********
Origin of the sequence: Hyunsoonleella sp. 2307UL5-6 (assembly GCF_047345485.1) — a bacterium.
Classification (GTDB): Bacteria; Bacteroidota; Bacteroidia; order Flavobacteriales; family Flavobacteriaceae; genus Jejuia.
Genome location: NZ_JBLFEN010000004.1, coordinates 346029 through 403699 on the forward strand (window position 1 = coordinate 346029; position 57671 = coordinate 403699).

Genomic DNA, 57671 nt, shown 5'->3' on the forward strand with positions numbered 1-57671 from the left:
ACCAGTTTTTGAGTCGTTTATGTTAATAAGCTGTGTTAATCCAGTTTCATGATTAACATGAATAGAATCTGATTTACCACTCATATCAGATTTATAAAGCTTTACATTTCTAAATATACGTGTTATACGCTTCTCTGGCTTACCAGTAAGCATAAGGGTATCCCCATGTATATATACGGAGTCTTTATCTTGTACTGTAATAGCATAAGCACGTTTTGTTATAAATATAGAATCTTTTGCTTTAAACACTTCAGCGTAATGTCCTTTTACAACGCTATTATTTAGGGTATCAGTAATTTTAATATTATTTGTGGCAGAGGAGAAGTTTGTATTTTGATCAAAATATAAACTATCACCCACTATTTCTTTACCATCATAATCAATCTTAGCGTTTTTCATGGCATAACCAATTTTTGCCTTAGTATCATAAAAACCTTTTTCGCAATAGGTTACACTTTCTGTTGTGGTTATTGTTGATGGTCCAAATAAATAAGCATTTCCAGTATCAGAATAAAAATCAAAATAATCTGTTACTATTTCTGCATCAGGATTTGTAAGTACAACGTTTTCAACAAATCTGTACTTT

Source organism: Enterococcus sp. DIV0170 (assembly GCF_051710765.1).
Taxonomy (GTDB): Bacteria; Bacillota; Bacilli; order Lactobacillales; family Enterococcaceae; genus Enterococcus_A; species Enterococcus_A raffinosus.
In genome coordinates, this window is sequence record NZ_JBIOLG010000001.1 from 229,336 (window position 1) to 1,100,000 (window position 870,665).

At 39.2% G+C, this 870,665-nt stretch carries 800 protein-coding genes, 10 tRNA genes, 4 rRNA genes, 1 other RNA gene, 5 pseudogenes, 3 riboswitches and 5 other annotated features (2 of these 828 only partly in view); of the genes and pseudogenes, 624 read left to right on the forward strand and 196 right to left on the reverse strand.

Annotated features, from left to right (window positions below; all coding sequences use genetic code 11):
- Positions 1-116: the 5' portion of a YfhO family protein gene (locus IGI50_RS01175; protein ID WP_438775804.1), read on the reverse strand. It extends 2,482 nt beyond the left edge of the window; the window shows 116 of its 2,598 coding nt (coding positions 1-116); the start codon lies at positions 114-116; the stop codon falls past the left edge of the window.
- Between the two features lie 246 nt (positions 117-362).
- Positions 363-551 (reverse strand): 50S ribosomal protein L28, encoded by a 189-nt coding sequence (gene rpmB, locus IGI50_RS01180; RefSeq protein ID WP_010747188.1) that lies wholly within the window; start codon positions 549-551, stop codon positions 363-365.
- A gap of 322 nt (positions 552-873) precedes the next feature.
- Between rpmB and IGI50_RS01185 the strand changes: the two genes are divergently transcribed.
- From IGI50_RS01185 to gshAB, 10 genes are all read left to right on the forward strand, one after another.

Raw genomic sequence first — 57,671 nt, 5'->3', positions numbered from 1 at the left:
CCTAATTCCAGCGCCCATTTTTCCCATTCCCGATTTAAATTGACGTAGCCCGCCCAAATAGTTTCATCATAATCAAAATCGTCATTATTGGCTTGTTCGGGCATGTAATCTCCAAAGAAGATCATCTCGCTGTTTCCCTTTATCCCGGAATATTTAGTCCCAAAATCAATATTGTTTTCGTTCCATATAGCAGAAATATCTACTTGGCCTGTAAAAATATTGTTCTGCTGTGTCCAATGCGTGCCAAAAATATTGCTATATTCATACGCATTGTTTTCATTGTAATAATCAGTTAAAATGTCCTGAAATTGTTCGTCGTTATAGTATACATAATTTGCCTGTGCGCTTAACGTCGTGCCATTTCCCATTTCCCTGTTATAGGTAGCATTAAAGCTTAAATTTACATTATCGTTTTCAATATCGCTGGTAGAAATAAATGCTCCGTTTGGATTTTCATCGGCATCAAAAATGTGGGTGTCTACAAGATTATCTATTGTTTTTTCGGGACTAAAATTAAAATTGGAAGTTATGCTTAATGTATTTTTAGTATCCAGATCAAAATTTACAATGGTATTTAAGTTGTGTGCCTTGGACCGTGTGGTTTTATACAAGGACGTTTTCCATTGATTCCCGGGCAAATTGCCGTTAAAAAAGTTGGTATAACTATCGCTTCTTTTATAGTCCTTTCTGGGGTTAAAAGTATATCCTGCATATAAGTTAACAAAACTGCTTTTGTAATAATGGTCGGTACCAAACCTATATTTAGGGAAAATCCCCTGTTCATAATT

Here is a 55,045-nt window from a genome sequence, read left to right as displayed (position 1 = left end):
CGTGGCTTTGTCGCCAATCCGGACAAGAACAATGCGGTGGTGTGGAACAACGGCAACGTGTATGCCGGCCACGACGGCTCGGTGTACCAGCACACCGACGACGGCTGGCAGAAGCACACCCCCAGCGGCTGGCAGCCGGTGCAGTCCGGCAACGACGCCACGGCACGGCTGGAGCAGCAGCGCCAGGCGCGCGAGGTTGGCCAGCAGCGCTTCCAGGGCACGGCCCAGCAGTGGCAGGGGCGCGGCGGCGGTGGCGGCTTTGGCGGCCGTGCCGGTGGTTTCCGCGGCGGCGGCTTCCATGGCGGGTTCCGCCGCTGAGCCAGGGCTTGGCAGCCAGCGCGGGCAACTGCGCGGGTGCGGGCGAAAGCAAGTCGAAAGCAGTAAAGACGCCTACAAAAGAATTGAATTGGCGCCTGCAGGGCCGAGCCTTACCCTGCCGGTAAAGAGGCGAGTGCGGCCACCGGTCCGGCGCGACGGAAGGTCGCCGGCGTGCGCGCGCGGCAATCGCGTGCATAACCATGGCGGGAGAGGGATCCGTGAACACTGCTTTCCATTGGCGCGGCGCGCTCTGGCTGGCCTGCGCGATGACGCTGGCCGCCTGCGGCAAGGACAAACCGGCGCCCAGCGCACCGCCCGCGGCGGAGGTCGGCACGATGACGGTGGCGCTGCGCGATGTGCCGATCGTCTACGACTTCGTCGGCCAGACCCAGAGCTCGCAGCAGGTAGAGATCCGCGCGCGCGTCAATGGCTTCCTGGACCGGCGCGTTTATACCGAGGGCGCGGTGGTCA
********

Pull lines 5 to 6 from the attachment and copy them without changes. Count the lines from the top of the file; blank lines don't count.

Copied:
ACCAGTTTTTGAGTCGTTTATGTTAATAAGCTGTGTTAATCCAGTTTCATGATTAACATGAATAGAATCTGATTTACCACTCATATCAGATTTATAAAGCTTTACATTTCTAAATATACGTGTTATACGCTTCTCTGGCTTACCAGTAAGCATAAGGGTATCCCCATGTATATATACGGAGTCTTTATCTTGTACTGTAATAGCATAAGCACGTTTTGTTATAAATATAGAATCTTTTGCTTTAAACACTTCAGCGTAATGTCCTTTTACAACGCTATTATTTAGGGTATCAGTAATTTTAATATTATTTGTGGCAGAGGAGAAGTTTGTATTTTGATCAAAATATAAACTATCACCCACTATTTCTTTACCATCATAATCAATCTTAGCGTTTTTCATGGCATAACCAATTTTTGCCTTAGTATCATAAAAACCTTTTTCGCAATAGGTTACACTTTCTGTTGTGGTTATTGTTGATGGTCCAAATAAATAAGCATTTCCAGTATCAGAATAAAAATCAAAATAATCTGTTACTATTTCTGCATCAGGATTTGTAAGTACAACGTTTTCAACAAATCTGTACTTT

Source organism: Enterococcus sp. DIV0170 (assembly GCF_051710765.1).